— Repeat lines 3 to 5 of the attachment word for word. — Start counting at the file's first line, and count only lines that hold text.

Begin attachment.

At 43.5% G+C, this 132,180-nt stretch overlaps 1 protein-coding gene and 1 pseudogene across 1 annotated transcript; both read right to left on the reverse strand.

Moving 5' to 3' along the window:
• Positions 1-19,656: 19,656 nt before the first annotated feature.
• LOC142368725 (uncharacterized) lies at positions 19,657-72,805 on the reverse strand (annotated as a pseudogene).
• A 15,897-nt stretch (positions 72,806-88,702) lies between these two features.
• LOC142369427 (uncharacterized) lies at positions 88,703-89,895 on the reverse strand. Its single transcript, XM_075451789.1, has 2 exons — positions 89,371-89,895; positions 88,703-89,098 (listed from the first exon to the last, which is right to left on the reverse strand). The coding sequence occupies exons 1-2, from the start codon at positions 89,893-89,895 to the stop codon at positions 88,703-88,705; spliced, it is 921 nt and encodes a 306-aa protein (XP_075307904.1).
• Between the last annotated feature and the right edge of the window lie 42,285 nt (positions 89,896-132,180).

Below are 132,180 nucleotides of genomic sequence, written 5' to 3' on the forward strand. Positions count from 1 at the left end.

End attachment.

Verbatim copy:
• Positions 1-19,656: 19,656 nt before the first annotated feature.
• LOC142368725 (uncharacterized) lies at positions 19,657-72,805 on the reverse strand (annotated as a pseudogene).
• A 15,897-nt stretch (positions 72,806-88,702) lies between these two features.